You think your racing bike is cool? Bet you haven’t got a custom-made one yet. It will set you back the price of a 1994 Honda Civic, but we do believe in tailoring. Everything cool is made-to-measure, these days.
Does this sound kinky? The customer is perched on a jig, a sort of bike without wheels. Mike Barry measures his customer’s inseam, legs and thighs, upper and forearms, torso, feet and hands. But this is just another day at the office for Barry. Besides, serious cyclists have shaved their own arms and legs for over 15 years, so where’s the shock in a little gentlemanly measuring?
After hand-crafting his award-winning, Mariposa bicycles for more than 30 years, Barry can pretty much eyeball his clients’ needs once they mount the saddle. They start at around $5000, but even for that money the attention to your inseam is strictly professional.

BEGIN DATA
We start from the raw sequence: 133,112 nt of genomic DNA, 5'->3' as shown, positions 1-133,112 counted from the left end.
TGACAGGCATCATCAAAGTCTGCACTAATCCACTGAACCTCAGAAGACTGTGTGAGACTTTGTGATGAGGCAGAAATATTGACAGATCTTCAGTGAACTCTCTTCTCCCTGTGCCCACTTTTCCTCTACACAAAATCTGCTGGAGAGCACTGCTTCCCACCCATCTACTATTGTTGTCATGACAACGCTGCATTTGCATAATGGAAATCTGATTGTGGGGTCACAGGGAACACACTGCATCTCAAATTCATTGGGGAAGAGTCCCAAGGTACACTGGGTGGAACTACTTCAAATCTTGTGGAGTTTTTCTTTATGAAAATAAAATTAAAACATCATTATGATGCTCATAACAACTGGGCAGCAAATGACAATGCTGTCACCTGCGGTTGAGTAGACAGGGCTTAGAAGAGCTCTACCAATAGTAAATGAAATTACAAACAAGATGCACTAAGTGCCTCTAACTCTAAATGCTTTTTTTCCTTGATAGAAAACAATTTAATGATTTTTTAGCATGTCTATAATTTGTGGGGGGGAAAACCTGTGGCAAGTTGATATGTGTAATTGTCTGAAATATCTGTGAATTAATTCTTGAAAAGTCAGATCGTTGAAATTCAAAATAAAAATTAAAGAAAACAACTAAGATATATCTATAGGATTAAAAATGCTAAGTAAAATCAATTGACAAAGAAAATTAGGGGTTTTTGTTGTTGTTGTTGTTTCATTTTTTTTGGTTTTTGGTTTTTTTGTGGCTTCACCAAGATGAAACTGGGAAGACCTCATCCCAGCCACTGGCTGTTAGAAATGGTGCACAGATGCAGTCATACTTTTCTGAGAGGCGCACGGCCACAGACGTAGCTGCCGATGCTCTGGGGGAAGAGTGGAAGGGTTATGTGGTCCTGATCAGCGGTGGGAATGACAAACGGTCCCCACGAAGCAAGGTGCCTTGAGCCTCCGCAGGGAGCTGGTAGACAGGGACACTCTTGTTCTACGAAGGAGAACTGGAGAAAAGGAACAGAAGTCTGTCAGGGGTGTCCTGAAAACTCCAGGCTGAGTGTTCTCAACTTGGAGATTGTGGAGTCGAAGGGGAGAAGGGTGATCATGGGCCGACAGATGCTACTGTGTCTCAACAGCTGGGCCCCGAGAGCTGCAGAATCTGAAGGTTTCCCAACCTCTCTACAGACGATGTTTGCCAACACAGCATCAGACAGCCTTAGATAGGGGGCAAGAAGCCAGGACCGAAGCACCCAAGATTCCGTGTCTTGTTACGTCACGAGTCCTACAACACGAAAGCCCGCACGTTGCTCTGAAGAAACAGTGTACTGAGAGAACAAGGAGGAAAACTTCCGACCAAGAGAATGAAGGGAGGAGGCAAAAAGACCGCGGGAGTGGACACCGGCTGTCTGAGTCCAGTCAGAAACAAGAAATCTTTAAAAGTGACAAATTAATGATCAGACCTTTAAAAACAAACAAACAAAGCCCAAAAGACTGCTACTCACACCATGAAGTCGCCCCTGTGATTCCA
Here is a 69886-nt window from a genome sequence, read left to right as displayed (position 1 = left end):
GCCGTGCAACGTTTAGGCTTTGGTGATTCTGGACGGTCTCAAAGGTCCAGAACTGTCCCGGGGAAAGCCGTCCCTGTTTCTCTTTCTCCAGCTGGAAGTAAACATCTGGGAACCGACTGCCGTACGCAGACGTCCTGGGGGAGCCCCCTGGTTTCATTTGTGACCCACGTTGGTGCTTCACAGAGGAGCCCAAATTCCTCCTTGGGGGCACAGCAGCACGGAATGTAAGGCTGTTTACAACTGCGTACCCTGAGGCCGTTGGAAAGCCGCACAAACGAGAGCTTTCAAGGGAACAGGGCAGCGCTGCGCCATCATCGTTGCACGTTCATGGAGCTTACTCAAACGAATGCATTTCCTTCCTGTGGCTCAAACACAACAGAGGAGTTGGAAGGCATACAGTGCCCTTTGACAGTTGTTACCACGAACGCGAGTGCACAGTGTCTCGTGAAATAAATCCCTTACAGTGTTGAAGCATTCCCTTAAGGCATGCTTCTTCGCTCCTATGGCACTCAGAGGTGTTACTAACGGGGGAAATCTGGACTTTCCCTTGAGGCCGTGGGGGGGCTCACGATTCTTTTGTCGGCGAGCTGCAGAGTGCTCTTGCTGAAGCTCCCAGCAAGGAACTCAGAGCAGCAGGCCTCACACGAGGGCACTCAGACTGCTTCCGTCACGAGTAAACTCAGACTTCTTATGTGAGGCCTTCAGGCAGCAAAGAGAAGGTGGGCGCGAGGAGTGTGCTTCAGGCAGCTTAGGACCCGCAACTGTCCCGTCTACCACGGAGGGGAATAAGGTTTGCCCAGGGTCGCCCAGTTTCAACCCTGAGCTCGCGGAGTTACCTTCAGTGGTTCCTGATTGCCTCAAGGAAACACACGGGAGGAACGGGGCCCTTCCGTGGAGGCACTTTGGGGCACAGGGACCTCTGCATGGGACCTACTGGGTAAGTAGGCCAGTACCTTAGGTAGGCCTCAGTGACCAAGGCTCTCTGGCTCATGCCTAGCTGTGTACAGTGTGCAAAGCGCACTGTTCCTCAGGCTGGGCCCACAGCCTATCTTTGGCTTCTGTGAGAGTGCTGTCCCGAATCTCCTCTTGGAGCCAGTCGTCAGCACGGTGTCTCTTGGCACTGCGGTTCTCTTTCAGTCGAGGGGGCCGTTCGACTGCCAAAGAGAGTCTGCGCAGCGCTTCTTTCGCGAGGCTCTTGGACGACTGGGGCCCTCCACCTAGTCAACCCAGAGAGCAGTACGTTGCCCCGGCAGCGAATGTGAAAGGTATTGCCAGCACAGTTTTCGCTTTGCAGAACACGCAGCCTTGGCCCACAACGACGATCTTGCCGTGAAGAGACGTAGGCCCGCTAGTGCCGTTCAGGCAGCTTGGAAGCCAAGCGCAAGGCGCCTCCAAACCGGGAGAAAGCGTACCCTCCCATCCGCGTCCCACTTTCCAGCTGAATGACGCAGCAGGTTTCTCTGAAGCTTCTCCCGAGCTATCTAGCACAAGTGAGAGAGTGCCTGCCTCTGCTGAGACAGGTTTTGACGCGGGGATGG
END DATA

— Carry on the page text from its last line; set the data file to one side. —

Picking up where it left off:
These are the bikes that the Canadian artist Greg Curnoe painted obsessively. So they’re works of art in more than one sense.
“Getting the correct thigh-length is very important because that determines the angle of the frame,” stresses Barry. Measurements done, Barry hand-builds a bike to your preferences. You test the finished product for a month and return for final adjustments to handlebars, standleg, fenders, saddle position and more. “The most important part of the bike position, above everything else, is the saddle position. It doesn’t matter if it’s a $500 or $5,000 bike. If the position is wrong then it’s no good.”
There’s no new-age carbon, titanium or aluminum here; Barry swears by the all-steel Parisian-inspired design. It makes repairs and modifications possible, unlike most of the newer materials. An all-steel bike also offers a “very resilient ride.”